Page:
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Pantry Essentials: Canned Cranberry Sauce

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[Photographs: Robyn Lee]

What is turkey without cranberry sauce? That tart, ruby-red jelly is a vital adornment to a brined and roasted turkey—after all, turkey is not always the most... characterful of meats. Of course, we know you'll make your own cranberry sauce this year, especially when it's so easy, right?

Well, yes, but that hasn't held back the popularity of the store-bought version, which is served in almost three-quarters of American homes. Many Americans actually prefer it. With so many other things to prepare for the feast, sometimes homemade sauce just doesn't make the cut. So just to be on the safe side, just as insurance, you might pick up a can of cranberry sauce.

It's not the worst idea. And canned cranberry sauce is a kind of American tradition, having been sold for over a hundred years now. The Cape Cod Cranberry Company of Massachusetts sold the first canned cranberry sauce in 1912, branding it "Ocean Spray." The product was such a hit that when the company joined forces with two others, they named their cooperative "Ocean Spray" as well.

That evocative brand name, and the popular image of cranberries floating around, might give the impression that cranberries are aquatic. In fact, flooding is just an efficient way to harvest the fruits from the sandy, peaty vines in the bogs they grow in, because they float up to the surface and can be skimmed off. These "wet harvest" cranberries are used in products that contain cranberries, whereas whole cranberries are dry-harvested using a mechanical picker. For more on cranberry history and harvest, check out our Know Your Sweets column on the subject.

Harvested cranberries are cooked in water in giant kettles. A sweetener is added and the cranberries are cooked again, and then poured into cans and cooled in a water bath. Nothing else needs to be added, as the natural pectin in the cranberries allows the sauce to set in the can. That's why cranberry sauce takes on the same ribbed shape as the can it's sold in!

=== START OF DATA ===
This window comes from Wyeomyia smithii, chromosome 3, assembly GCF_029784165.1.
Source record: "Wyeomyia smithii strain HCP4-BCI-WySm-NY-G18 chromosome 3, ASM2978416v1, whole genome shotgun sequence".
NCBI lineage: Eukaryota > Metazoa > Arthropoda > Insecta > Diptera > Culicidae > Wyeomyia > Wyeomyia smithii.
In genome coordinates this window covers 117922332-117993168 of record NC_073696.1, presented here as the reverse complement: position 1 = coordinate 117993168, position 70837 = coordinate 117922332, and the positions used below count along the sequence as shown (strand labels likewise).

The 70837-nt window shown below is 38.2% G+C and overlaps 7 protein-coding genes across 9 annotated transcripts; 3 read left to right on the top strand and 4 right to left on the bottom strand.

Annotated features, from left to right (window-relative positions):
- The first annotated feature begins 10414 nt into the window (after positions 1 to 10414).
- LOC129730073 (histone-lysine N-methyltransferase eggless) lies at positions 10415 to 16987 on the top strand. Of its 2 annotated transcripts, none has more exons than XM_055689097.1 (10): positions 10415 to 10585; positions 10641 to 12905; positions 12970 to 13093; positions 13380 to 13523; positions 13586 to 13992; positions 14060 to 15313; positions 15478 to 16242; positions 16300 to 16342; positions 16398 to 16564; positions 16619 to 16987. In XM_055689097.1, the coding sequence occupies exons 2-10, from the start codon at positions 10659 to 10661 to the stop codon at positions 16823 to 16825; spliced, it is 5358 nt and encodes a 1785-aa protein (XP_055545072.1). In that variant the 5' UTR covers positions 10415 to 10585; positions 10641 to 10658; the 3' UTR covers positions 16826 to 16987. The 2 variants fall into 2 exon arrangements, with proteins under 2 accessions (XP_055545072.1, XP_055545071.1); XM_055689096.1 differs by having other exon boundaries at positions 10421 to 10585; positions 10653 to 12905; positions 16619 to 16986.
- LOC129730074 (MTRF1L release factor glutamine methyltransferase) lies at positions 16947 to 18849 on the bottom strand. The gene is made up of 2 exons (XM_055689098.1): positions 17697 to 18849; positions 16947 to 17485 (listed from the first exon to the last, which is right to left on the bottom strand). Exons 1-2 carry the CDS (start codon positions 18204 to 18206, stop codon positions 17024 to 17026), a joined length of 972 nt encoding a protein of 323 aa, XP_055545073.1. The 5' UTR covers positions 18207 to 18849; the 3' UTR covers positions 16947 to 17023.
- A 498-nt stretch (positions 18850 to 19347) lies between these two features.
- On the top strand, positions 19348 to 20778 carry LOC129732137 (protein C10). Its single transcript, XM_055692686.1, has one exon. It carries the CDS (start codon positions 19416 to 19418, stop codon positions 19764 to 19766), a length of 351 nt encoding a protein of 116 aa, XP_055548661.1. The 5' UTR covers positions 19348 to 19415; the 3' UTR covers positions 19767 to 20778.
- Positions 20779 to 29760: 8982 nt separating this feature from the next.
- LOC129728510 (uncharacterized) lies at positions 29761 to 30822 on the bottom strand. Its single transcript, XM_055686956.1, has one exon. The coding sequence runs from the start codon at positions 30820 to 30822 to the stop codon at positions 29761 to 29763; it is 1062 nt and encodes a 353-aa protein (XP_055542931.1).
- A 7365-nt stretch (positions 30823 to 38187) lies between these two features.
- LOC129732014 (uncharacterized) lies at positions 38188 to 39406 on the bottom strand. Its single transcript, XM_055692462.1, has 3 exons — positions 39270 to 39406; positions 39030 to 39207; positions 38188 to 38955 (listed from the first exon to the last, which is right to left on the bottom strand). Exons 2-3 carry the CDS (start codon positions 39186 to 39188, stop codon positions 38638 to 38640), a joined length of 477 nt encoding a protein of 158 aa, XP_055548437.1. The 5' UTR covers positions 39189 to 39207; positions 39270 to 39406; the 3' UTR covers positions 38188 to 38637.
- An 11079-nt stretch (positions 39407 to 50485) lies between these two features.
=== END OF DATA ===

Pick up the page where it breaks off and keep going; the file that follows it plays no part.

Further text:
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Canned cranberry sauce on a silver platter! [Photograph: Robert S Donovan on Flickr ]

If you are going to buy a can of cranberry sauce, what should you look out for? The major variation you're likely to come across is "whole berry" versus "jellied." The only difference between them is that the jellied sauce is cooked until the berries have completely broken down. They both slide out of the can as a wobbly red cylinder.

Canned cranberry sauce is usually sweetened with high fructose corn syrup. Some varieties contain lemon juice or extra fruit pectin. In a taste test in 2010, we judged Ocean Spray as our winner—it has an ideal balance of sweet and tart cranberry flavor, plus a pleasantly smooth texture, even if there are no discernible whole cranberry bits to pick out.

If you do decide to make your own cranberry sauce this year, you may be left with an extra can of back-up sauce. You could hold on to it for next year, or you could use it up in other ways.

Half a cup of cranberry sauce adds moisture and flavor to cakes or scones. You can also stir it into batter for sweet and zesty pancakes or waffles, or mix it into the filling for a pie, turnover, or tart. It's a useful ingredient for savory dishes; stir it into salsa or sauce for a tangy kick, mix it into minced beef for delicious burgers or meatballs, or use it as a glaze on a roast, like we do in this cranberry-glazed chicken recipe.

You might already use cranberry sauce in leftover turkey sandwiches; it goes just as well with other cold cuts, and you can change the flavor by stirring it into mayonnaise. Or vigorously shake or whisk cranberry sauce with ice and liquor (whisky, rum, or tequila will work just fine), add a squeeze of lime or a slice of orange, top up with some soda water or ginger ale, and it's an amazing cocktail for the holidays (or check out some slightly more involved recipes from these Portland bartenders).

Perhaps the best suggestion of all is to serve it with cheese. Canned cranberry sauce is very similar in composition to membrillo, the Spanish quince jelly that's served with hard cheeses like manchego. The tart flavor of cranberries makes it a perfect substitute. Whatever you do with your canned cranberry sauce, you surely won't regret having it in the pantry.

Especially when you forget to make your own.

About the author: Andrew Wheeler is a freelance writer born in England and based in Toronto. You can find him on Twitter @Wheeler.

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